We all know the partisan divide in the country has gotten pretty bad, or at least so we are told by our social media overlords. And according to this same line of thinking, it’s significantly worse than it was in the “good old days.” (Defining when those allegedly good days were will likely depend on your age group.) But has it really gotten to the point where ideological affiliation between conservatives and liberals is really replacing racism as the worst line of conflict in American society?
That’s essentially the point being suggested by Clemson Professor Philip L. Roth at The Hill this week. Roth was part of a group that conducted a pair of studies of professional employment recruiters to see if there was any impact on which job candidates they would rate the highest based on indications as to which political party or ideological group the candidates were associated with. (I should note that Roth doesn’t explicitly say “racism” here, but rather the more generic term “discrimination.”)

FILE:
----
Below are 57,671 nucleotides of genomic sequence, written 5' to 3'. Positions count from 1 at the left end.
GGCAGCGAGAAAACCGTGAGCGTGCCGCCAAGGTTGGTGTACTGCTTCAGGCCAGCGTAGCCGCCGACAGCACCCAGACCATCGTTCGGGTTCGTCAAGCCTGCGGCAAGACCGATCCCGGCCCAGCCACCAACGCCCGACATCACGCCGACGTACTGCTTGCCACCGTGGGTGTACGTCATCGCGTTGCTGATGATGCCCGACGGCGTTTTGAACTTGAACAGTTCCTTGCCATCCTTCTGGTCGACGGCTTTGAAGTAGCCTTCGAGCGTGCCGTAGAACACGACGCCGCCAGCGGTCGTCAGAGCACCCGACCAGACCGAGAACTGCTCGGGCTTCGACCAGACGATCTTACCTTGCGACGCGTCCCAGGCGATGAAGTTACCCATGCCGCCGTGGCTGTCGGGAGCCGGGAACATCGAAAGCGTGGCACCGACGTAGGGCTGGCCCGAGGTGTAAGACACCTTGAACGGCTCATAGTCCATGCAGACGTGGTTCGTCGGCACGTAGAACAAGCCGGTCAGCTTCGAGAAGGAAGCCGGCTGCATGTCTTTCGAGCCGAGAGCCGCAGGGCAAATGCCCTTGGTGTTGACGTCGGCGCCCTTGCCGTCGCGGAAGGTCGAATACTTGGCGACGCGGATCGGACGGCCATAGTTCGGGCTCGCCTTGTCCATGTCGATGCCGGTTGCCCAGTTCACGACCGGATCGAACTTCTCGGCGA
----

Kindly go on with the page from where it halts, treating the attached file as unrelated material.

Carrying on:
The description of the study is worth reading. They created a series of Facebook pages and other social media signatures for potential job candidates that might turn up during a recruiter’s normal background searches. In one study there were obvious clues, such as the applicant putting a donkey or an elephant on their page along with a statement about being vice president of campus Democrats or Republicans. In the other study, the clues were more subtle, demonstrating support of various political positions such as pro-abortion or pro-life signals, or support for either Black Lives Matter or Blue Lives Matter.